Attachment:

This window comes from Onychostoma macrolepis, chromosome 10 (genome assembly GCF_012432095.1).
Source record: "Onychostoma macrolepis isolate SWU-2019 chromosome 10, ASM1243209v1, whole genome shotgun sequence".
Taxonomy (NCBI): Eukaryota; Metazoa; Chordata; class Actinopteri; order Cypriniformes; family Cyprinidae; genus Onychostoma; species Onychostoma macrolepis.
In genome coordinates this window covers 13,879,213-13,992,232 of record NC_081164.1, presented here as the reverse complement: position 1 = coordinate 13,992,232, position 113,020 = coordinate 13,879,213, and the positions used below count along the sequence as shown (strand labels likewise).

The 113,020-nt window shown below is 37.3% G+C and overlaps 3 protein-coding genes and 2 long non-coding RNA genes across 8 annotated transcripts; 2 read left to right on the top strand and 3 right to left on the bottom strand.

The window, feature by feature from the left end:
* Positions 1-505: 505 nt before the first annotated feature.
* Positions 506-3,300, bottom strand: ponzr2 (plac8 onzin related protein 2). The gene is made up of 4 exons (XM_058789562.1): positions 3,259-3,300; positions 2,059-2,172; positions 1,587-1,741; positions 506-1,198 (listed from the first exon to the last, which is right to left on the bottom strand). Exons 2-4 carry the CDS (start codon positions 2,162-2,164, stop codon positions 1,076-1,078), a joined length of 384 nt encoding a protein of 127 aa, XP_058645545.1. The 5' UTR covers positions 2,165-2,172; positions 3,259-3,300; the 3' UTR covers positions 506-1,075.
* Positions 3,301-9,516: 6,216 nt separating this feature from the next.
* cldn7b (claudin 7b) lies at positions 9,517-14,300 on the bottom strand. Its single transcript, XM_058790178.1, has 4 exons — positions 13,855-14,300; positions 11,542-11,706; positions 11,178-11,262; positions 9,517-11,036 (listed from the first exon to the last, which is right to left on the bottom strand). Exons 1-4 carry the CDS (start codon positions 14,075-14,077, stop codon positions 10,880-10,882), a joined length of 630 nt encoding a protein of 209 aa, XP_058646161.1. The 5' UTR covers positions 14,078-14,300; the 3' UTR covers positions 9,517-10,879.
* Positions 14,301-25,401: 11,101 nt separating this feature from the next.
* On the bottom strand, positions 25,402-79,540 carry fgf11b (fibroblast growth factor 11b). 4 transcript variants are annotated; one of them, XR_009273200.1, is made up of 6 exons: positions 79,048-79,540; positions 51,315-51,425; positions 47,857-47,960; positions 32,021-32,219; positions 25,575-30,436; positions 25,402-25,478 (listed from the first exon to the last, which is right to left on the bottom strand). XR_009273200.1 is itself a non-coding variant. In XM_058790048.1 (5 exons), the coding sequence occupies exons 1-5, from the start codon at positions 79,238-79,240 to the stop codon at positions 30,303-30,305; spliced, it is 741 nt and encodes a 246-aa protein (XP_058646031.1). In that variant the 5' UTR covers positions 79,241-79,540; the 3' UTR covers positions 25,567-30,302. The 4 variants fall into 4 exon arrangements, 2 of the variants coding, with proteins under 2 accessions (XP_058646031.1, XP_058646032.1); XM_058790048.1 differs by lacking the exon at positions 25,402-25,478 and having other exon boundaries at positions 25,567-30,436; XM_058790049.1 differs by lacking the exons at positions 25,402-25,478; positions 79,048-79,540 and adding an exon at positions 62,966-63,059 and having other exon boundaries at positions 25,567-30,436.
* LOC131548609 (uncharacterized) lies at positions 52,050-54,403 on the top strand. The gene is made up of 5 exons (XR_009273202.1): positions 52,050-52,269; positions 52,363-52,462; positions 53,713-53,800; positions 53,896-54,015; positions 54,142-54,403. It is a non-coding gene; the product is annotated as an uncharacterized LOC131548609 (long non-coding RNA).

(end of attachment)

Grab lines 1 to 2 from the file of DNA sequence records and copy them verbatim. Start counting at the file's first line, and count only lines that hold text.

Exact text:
This window comes from Onychostoma macrolepis, chromosome 10 (genome assembly GCF_012432095.1).
Source record: "Onychostoma macrolepis isolate SWU-2019 chromosome 10, ASM1243209v1, whole genome shotgun sequence".